Otitis Interna

Medically reviewed by Suzanne Falck, MD on July 3, 2017Written by Kathryn Watson

Overview

Otitis interna is an inflammation that is located in your inner ear. This condition is more commonly known as labyrinthitis or vestibular neuritis.

It isn’t clear what causes labyrinthitis. It once was thought to be a result of viral infection, but less than half the time is this the case. It almost always goes away on its own without treatment. But in some instances, it causes permanent hearing loss.

Keep reading to find out more about this condition of the inner ear.

Symptoms

Labyrinthitis affects your hearing as well as your sense of balance. Common symptoms include:

  • vertigo
  • dizziness
  • a ringing sound in your ears

Labyrinthitis isn’t as common as otitis media, which is inflammation in the middle of your ear canal. Though the symptoms might not seem serious, getting proper treatment to make sure the infection doesn’t last very long is essential.

How is it treated?

Treatments for any ear infection begin by monitoring the infection to see if it will get better on its own. Up to 80 percent of ear infections will go away on their own without a prescription antibiotic.

The main symptom is vertigo, which can cause problems with nausea, vomiting, and walking. So it’s important to treatment these symptoms until they pass. Your doctor will prescribe medications such as anti-nausea medicines, antiviral medications, or steroids for such symptoms.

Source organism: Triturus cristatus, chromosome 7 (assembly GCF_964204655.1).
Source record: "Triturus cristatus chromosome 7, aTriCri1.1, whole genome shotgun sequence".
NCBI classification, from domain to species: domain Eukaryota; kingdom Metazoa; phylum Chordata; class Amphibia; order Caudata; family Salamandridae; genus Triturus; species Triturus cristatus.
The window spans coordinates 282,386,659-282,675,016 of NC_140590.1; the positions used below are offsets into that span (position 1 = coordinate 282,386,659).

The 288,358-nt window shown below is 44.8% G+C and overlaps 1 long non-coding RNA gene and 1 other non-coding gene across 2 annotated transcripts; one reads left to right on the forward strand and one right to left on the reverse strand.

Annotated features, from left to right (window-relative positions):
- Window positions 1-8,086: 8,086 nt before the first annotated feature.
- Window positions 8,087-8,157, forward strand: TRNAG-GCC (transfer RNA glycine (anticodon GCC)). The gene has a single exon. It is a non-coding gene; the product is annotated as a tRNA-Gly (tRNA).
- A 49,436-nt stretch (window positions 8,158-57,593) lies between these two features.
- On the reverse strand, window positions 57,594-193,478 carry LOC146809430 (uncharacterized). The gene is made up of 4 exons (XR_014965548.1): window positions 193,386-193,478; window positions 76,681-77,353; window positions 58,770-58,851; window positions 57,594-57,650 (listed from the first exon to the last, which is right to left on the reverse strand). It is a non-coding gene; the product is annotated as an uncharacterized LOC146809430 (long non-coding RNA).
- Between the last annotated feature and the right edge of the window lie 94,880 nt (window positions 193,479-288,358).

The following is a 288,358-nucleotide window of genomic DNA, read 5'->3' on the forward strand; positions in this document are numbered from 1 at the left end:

You may be tempted to try a homeopathic remedy for your infection. However, you should never insert a substance into your ear unless you’re under the guidance of your doctor, especially if you have an infection.

Once you introduce a foreign substance into your ear canal, there is no way to drain it out. Trapped substances in your ear can worsen an infection and hurt your hearing. According to the Mayo Clinic, results from these types of homeopathic remedies are inconclusive.

As well, if you’re experiencing labyrinthitis, the problem is in the inner part of your ear. There isn’t a connection from your outer ear to the inner part where the problem is. So you’ll want to avoid putting anything into your ear canal unless instructed by your physician.

Causes and risk factors

It isn’t clear what causes labyrinthitis. It was once thought that it was caused by a virus. But people with labyrinthitis report having had a virus less than half the time. As such, doctors don’t really know what the risk factors are for developing it.

Complications

Even the worst cases of labyrinthitis will usually go away after a day or two of treatment. However, often the symptoms are bad enough that you’ll want to see a doctor quickly.

In some rare situations, labyrinthitis can cause permanent damage to your hearing. If you’re experiencing any of these symptoms, seek out a medical professional right away:

  • diminished hearing
  • a fever that doesn’t subside after 48 hours or goes over 103˚F (39.4˚C)
  • acute pain in your ear

It can be harmful to your hearing to assume that you’re dealing with an ear infection that your body can fight off on its own.

Outlook

The outlook for labyrinthitis is quite good. Once your doctor locates where the inflammation in your ear is occurring and steers you to a course of treatment, you should feel better within two to three days. Provided your labyrinthitis is treated promptly, there is little risk for long-term complications and hearing loss.

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